A New Helsinki Accord

By Anton Caragea

The conflict in Caucasus has proven that the European Union is unfortunately still in need of a coherent foreign policy. In March 2003, after the U.S.-led invasion of Iraq, EU member states decided in Brussels that never again would they be caught wrong-footed by international events. The result of this decision was the creation of the post of EU High Representative on Foreign Policy and the naming of Javier Solana as the czar of EU foreign affairs. But the Caucasus conflict proves that EU is still uncertain about its role in European affairs.

To craft a new status for the EU in the aftermath of this crisis, French President Nicolas Sarkozy requested an emergency meeting of EU leaders for September 1. It is time for Europe to keep its word and develop a coherent foreign policy. Such a bold initiative, however, requires a new agreement to replace the 1975 Helsinki Accords and address the new challenges to borders and sovereignty.

For its September 1 meeting and after, the EU must prove that it is capable of tackling sensitive problems in its own backyard without outside intervention. The most important item on the agenda will be countries like Kosovo, Abkhazia, and South Ossetia, which appeared on the world map only in the last six months. A second objective for European leaders is to strengthen the EU-Russia relationship.

The Caucasus crisis proves that the EU must be more engaged in international security issues and willing to assume peacekeeping missions not only in places like Lebanon but even in lands closer to home. In this process, the EU must find its own voice. Condemning Russia for its intervention turns the EU into a mere spokesperson for U.S. foreign policy rather than an independent entity. Moreover, if it doesn't speak up in favor of the principle of territorial integrity, the EU itself will become vulnerable in the future.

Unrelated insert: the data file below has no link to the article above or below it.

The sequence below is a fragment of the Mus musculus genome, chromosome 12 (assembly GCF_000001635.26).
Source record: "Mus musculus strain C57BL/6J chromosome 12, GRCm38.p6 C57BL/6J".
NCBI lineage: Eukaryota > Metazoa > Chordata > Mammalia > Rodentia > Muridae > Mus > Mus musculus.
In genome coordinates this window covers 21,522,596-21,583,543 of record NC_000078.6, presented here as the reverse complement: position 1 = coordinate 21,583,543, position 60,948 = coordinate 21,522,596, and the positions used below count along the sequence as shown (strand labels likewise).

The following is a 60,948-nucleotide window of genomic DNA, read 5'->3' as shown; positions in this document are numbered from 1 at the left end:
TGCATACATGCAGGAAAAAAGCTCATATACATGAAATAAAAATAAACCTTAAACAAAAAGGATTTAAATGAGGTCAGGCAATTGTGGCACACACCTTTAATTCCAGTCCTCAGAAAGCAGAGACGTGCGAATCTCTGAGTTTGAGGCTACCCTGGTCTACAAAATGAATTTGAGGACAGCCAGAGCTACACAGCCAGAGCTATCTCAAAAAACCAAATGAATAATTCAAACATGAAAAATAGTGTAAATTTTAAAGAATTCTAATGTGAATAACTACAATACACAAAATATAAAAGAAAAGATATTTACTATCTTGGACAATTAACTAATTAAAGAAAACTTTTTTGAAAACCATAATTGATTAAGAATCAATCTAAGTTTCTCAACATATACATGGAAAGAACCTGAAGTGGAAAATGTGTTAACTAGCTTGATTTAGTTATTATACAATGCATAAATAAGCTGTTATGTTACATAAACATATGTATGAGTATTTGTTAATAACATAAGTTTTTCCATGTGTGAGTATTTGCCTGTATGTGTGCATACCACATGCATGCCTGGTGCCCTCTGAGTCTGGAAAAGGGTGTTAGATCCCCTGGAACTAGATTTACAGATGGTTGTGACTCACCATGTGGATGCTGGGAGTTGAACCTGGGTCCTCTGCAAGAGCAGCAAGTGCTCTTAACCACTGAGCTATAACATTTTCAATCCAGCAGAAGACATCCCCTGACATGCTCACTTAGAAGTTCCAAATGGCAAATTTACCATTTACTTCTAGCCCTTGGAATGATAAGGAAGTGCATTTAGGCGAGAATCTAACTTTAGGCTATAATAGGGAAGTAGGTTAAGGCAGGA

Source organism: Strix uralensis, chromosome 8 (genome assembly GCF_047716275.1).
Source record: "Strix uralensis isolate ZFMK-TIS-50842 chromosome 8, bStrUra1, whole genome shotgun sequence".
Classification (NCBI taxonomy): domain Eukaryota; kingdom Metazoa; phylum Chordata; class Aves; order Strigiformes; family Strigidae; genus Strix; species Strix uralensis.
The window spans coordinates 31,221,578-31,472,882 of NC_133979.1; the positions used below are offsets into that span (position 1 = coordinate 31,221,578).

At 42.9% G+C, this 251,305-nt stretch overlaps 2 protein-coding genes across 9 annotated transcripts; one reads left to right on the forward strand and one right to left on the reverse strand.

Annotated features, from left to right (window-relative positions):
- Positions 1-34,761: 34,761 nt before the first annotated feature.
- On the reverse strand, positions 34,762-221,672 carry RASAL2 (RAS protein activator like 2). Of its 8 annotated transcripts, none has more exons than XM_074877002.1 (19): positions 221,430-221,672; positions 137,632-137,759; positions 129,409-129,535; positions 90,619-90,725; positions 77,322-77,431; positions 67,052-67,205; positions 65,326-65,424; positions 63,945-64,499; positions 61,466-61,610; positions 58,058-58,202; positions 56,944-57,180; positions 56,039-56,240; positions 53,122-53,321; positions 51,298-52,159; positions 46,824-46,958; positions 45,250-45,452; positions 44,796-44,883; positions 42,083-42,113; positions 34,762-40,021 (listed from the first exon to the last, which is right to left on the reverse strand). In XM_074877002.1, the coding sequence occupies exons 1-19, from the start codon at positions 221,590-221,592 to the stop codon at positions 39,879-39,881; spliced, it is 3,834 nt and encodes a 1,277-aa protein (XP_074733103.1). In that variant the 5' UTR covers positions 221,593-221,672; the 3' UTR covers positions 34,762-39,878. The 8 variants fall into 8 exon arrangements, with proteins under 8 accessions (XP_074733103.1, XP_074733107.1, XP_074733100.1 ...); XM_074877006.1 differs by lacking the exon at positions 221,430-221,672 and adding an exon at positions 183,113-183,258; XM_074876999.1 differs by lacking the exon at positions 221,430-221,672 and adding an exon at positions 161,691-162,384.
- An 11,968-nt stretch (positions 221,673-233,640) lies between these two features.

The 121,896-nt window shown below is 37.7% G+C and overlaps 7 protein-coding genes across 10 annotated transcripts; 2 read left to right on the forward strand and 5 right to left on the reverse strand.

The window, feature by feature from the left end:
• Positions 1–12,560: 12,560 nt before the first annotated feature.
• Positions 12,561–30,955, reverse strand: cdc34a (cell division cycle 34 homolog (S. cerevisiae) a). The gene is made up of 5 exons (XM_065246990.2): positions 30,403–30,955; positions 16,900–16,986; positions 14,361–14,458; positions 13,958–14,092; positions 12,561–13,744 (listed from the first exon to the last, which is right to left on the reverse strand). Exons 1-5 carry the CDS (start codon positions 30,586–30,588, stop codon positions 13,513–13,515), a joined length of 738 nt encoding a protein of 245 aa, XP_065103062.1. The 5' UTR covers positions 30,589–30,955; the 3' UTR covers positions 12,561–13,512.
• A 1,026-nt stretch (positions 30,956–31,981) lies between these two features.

No-Man's Land Syndrome

Kosovo's February 17 declaration of independence marked the birth of a new category for Europe after World War II: countries that have de facto sovereignty but not de jure status. These are virtual no-man's lands. Kosovo's independence was proclaimed in breach of both UN Resolution 1244 and the 1999 Rambouillet Accord that guaranteed Serbia's territorial integrity. Also, Kosovo independence was against the UN Charter and the 1975 Final Agreement of Helsinki Conference that underlined the territorial integrity and security of European borders. Similarly, Abkhazian and South Ossetian independence are in breach of the UN Charter, the 1975 Helsinki Agreement, and UN Resolution 1808 that established the UNOMIG peacekeeping forces in Georgia in 2008.

All three countries establish a precedent that minority collective rights can prevail over national borders, territorial integrity, and the UN Charter. To accept this point of view is to open a Pandora's box that will only unleash conflict and territorial claims all around the world. Minority collective rights will be a powerful rationale for large powers to intervene in what they perceive as their area of influence. Russia's actions in Georgia are just such an assertion of regional power status.